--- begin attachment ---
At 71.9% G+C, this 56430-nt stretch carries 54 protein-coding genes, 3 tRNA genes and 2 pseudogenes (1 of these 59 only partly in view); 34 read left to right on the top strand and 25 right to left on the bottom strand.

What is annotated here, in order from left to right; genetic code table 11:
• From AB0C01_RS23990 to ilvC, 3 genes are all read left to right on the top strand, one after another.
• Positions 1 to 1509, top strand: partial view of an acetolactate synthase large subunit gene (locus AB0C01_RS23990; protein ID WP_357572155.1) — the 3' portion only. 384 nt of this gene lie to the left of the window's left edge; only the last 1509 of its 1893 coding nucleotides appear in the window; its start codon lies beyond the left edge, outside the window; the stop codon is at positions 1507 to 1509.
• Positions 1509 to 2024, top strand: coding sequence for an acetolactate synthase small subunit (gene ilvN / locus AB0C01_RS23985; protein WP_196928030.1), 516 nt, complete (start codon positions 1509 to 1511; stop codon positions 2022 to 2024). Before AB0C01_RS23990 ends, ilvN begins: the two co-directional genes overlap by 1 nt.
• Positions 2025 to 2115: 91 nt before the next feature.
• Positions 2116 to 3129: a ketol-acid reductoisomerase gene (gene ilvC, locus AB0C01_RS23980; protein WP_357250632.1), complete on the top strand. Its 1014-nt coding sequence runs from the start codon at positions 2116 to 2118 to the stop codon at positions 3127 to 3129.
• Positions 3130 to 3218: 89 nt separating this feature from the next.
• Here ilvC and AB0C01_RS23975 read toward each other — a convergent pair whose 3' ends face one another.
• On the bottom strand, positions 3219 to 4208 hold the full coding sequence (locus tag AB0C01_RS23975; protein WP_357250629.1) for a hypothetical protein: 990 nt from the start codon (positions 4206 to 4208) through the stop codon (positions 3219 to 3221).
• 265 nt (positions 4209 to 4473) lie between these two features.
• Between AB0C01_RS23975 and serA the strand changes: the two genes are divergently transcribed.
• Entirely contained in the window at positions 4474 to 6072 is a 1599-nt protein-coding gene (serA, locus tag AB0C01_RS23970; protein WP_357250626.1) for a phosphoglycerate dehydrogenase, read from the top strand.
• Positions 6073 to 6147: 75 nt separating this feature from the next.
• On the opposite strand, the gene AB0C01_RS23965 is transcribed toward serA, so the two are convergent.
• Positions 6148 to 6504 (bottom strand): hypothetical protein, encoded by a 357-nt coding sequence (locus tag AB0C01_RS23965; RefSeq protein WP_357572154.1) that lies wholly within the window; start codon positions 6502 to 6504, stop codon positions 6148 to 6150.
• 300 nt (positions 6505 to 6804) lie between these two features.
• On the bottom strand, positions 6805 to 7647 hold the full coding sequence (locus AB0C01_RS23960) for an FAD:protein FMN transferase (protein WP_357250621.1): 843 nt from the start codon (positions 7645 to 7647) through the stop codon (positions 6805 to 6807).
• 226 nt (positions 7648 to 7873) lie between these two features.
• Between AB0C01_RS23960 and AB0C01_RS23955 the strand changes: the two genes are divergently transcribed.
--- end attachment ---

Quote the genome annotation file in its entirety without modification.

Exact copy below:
At 71.9% G+C, this 56430-nt stretch carries 54 protein-coding genes, 3 tRNA genes and 2 pseudogenes (1 of these 59 only partly in view); 34 read left to right on the top strand and 25 right to left on the bottom strand.

What is annotated here, in order from left to right; genetic code table 11:
• From AB0C01_RS23990 to ilvC, 3 genes are all read left to right on the top strand, one after another.
• Positions 1 to 1509, top strand: partial view of an acetolactate synthase large subunit gene (locus AB0C01_RS23990; protein ID WP_357572155.1) — the 3' portion only. 384 nt of this gene lie to the left of the window's left edge; only the last 1509 of its 1893 coding nucleotides appear in the window; its start codon lies beyond the left edge, outside the window; the stop codon is at positions 1507 to 1509.
• Positions 1509 to 2024, top strand: coding sequence for an acetolactate synthase small subunit (gene ilvN / locus AB0C01_RS23985; protein WP_196928030.1), 516 nt, complete (start codon positions 1509 to 1511; stop codon positions 2022 to 2024). Before AB0C01_RS23990 ends, ilvN begins: the two co-directional genes overlap by 1 nt.
• Positions 2025 to 2115: 91 nt before the next feature.
• Positions 2116 to 3129: a ketol-acid reductoisomerase gene (gene ilvC, locus AB0C01_RS23980; protein WP_357250632.1), complete on the top strand. Its 1014-nt coding sequence runs from the start codon at positions 2116 to 2118 to the stop codon at positions 3127 to 3129.
• Positions 3130 to 3218: 89 nt separating this feature from the next.
• Here ilvC and AB0C01_RS23975 read toward each other — a convergent pair whose 3' ends face one another.
• On the bottom strand, positions 3219 to 4208 hold the full coding sequence (locus tag AB0C01_RS23975; protein WP_357250629.1) for a hypothetical protein: 990 nt from the start codon (positions 4206 to 4208) through the stop codon (positions 3219 to 3221).
• 265 nt (positions 4209 to 4473) lie between these two features.
• Between AB0C01_RS23975 and serA the strand changes: the two genes are divergently transcribed.
• Entirely contained in the window at positions 4474 to 6072 is a 1599-nt protein-coding gene (serA, locus tag AB0C01_RS23970; protein WP_357250626.1) for a phosphoglycerate dehydrogenase, read from the top strand.
• Positions 6073 to 6147: 75 nt separating this feature from the next.
• On the opposite strand, the gene AB0C01_RS23965 is transcribed toward serA, so the two are convergent.
• Positions 6148 to 6504 (bottom strand): hypothetical protein, encoded by a 357-nt coding sequence (locus tag AB0C01_RS23965; RefSeq protein WP_357572154.1) that lies wholly within the window; start codon positions 6502 to 6504, stop codon positions 6148 to 6150.
• 300 nt (positions 6505 to 6804) lie between these two features.
• On the bottom strand, positions 6805 to 7647 hold the full coding sequence (locus AB0C01_RS23960) for an FAD:protein FMN transferase (protein WP_357250621.1): 843 nt from the start codon (positions 7645 to 7647) through the stop codon (positions 6805 to 6807).
• 226 nt (positions 7648 to 7873) lie between these two features.
• Between AB0C01_RS23960 and AB0C01_RS23955 the strand changes: the two genes are divergently transcribed.